By the end of 2019, we decided to install a complete monitoring separate from Batisense, which is patented and not really designed to exchange data in a ‘opensource’ manner. The purpose of this second monitoring is to collect a full dataset to train a neural network in a reinforcement-learning manner.
Using a specially modified themis machine, we decided to duplicate the instrumentation for the extra sensors installed by the Probayes (indoor temperature, return temperature in the circuits)…
Themis is basically a TCPIP network organized around a nanocomputer, using a 4G router for remote maintenance. The routeur has got a full DHCP server managing all connected TCPIP devices. It was therefore very easy to interface a Sofrel PLC to Themis. To record in real time the circuits temperature, as we had a spare HIOKI datalogger, not mobilized in the field, we just drop some thermocouples, easy to deploy….
For indoor temperature monitoring, Themis is using the same kind of sensors as Batisense, i.e. Enless 169 Mhz wireless Mbus sensors and we had to deploy two 169 Mhz receivers in the boiler room.
The structure of the building being very unfavourable to the propagation of radio waves (many walls and metal beams), a repeater was installed in order to guarantee a correct quality (RSSI close to -70 dBm almost everywhere).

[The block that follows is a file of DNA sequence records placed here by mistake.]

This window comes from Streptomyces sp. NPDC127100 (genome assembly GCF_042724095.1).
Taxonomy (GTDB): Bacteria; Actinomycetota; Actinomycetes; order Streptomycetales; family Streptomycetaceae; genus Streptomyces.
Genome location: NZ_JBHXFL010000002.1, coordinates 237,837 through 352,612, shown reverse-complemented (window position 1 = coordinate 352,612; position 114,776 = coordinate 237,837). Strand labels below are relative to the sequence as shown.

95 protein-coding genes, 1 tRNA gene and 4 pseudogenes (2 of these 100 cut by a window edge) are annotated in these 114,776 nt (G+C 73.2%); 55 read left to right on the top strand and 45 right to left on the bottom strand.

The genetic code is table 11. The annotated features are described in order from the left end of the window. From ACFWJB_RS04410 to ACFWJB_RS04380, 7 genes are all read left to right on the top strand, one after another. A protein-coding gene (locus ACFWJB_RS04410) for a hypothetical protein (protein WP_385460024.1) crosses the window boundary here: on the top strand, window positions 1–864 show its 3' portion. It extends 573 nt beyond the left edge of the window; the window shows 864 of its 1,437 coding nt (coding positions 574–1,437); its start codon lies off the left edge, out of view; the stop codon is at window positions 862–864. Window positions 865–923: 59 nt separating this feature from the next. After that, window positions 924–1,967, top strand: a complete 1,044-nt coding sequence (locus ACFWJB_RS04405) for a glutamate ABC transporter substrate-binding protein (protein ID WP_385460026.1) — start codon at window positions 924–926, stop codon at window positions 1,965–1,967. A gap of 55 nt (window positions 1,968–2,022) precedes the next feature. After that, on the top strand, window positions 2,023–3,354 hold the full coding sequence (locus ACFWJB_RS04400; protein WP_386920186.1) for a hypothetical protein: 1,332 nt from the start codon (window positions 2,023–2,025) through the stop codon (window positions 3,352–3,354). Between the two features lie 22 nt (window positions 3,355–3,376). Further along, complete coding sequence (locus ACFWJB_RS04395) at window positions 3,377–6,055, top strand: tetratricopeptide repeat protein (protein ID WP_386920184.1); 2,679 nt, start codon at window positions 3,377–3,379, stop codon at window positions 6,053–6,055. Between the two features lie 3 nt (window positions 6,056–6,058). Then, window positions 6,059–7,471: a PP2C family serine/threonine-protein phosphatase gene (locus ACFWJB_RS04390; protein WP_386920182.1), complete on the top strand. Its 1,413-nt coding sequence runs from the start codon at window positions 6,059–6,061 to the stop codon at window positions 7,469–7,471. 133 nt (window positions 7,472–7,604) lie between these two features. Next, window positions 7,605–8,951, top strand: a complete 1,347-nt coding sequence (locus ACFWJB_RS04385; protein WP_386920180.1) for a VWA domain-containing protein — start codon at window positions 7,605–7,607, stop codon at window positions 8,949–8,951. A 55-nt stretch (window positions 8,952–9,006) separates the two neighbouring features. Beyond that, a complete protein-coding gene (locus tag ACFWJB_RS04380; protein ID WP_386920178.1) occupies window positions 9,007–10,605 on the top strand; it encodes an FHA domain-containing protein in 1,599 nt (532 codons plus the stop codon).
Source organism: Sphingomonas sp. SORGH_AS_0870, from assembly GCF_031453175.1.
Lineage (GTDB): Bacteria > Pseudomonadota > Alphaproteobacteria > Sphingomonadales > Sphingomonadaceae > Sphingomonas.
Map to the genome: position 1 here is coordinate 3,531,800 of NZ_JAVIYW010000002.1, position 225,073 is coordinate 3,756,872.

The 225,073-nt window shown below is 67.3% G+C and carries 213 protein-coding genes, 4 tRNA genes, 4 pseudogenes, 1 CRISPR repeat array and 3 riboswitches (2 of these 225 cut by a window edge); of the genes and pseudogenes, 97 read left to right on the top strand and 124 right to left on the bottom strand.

For each circuit, the monitoring provides the following data :
- water temperature at injection point
- water temperature after heating
- indoor temperature in the zone heated by the circuit
- outside temperature
- 3-way valve status (opened/closed)
- pump status (on/off)
The water flow rates (in m3/h) are constant for each circuit and have been measured with an ultrasonic flowmeter
in order to get the mac address of the module, once connected to a network with 192.168.4.3 as IP address, open a telnet session
telnet 188.8.131.52 and issue the command
HMS AnyBus-S Ethernet module Admin mode, no login required \> version HMS AnyBus-S Ethernet module Software version: 3.03.01 Bootloader version: 2.00.02 Serial number: 0xA0340CD9 MAC address: 00-30-11-1D-C9-2E FB type: 0x0083 \>
9600 bit/s , 8 databits , Parity : none , stopbits : 1 , RS232
Anybus IPconf for operation with smartflex
Anybus node configuration for VANTAGE interrogation
Anybus configuration files